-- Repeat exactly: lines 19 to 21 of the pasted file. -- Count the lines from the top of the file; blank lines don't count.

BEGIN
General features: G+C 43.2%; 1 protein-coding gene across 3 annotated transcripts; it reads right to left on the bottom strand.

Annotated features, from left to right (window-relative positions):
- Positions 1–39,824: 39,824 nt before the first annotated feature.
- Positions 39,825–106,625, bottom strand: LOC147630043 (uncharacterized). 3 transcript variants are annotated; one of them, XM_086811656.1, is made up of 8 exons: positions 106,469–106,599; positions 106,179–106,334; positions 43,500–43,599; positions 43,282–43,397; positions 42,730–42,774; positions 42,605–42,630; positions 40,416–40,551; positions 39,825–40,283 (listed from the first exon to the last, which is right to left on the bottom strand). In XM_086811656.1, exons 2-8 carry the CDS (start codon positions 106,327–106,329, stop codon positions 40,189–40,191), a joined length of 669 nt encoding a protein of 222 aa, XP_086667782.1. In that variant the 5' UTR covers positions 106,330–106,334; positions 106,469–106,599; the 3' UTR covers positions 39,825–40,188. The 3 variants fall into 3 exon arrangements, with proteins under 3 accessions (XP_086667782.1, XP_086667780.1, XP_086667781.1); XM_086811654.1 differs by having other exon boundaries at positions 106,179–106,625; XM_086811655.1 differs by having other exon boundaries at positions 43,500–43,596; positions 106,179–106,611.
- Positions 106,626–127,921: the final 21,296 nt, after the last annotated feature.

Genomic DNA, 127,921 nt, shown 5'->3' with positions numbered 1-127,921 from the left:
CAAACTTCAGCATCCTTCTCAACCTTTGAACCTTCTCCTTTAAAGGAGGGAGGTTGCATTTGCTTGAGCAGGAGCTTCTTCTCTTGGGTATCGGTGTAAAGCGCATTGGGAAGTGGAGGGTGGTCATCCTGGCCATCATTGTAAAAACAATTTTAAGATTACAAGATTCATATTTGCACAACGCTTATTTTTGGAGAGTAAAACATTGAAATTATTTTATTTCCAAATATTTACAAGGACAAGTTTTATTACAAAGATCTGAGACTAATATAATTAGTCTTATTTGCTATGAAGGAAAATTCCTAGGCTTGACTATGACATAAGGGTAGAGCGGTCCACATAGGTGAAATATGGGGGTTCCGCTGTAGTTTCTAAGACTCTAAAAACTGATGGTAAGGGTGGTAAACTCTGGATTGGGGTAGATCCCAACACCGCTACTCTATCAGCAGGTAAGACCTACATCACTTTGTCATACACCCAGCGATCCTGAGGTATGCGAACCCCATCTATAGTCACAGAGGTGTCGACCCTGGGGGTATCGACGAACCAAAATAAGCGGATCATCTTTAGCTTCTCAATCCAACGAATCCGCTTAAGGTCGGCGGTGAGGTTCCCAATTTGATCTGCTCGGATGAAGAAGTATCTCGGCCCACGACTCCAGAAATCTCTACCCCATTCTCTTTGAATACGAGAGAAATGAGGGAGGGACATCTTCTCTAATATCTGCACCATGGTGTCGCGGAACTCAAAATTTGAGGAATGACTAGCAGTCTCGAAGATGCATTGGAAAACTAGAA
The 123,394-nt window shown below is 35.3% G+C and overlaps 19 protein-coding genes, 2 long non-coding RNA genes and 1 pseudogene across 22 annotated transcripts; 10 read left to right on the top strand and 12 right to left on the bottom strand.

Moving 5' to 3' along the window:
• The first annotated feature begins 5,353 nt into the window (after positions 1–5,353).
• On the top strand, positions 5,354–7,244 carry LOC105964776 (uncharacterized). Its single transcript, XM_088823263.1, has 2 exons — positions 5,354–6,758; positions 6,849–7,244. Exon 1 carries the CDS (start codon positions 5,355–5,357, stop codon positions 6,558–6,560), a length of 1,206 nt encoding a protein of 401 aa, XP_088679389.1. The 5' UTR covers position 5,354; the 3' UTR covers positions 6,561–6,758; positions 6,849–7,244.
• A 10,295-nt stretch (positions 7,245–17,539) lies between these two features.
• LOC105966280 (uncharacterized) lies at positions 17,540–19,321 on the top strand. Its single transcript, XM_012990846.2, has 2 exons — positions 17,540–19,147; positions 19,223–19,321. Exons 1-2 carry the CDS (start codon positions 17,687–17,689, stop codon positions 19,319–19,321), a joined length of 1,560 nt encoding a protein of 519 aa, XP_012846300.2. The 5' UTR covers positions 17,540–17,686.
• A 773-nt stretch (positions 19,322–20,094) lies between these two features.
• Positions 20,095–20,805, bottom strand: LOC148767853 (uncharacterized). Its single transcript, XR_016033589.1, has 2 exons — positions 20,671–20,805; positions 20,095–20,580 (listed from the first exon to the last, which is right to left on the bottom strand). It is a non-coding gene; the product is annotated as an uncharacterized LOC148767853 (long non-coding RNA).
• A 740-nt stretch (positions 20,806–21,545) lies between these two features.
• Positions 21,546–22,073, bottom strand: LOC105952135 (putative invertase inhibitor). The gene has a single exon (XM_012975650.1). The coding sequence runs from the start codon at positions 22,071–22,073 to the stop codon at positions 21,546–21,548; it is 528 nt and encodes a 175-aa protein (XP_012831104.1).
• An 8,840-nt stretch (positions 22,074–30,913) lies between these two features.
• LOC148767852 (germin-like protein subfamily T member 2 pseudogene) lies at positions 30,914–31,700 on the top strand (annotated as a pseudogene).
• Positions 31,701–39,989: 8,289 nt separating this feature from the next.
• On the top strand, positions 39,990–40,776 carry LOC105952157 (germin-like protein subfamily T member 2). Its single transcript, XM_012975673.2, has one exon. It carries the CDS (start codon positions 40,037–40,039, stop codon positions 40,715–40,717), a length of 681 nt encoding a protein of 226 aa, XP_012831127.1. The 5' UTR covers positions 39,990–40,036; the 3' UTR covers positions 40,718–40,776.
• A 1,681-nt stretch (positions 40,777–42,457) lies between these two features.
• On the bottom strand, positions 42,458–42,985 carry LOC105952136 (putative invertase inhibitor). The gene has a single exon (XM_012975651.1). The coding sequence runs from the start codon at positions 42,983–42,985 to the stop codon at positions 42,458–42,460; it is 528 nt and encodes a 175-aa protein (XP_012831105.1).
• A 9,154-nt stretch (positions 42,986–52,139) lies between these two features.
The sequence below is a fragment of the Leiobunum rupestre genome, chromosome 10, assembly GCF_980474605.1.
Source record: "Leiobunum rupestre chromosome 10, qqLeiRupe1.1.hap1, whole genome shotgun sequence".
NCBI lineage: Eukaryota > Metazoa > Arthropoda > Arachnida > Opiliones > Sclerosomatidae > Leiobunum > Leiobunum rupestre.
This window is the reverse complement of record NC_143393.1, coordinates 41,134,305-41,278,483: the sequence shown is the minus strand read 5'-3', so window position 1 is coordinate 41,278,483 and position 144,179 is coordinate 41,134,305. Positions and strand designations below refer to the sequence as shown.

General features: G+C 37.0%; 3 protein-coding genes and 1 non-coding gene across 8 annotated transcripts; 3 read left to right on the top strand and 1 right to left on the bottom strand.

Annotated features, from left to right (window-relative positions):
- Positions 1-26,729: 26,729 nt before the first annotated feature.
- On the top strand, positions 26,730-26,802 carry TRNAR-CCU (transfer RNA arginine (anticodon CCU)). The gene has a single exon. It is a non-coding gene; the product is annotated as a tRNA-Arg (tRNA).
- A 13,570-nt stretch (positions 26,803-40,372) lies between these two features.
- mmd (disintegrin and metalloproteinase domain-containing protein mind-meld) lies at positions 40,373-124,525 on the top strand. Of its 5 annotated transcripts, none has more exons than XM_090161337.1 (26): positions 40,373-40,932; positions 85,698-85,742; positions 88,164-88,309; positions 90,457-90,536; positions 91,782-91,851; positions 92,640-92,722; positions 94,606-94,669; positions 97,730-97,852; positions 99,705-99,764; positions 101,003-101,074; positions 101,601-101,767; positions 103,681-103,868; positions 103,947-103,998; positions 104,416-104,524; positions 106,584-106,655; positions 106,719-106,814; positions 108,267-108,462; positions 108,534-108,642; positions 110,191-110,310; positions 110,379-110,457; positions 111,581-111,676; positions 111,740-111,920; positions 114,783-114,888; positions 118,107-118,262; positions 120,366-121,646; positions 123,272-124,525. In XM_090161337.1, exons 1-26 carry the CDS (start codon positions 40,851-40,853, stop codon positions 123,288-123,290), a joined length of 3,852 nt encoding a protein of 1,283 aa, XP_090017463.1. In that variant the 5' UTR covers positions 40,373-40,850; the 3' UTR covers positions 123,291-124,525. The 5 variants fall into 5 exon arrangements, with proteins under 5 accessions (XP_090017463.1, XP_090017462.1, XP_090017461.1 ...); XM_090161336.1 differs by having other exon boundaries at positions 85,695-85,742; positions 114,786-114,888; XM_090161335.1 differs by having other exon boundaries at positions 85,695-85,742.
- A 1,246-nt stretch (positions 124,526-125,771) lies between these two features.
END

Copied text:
• LOC148767852 (germin-like protein subfamily T member 2 pseudogene) lies at positions 30,914–31,700 on the top strand (annotated as a pseudogene).
• Positions 31,701–39,989: 8,289 nt separating this feature from the next.
• On the top strand, positions 39,990–40,776 carry LOC105952157 (germin-like protein subfamily T member 2). Its single transcript, XM_012975673.2, has one exon. It carries the CDS (start codon positions 40,037–40,039, stop codon positions 40,715–40,717), a length of 681 nt encoding a protein of 226 aa, XP_012831127.1. The 5' UTR covers positions 39,990–40,036; the 3' UTR covers positions 40,718–40,776.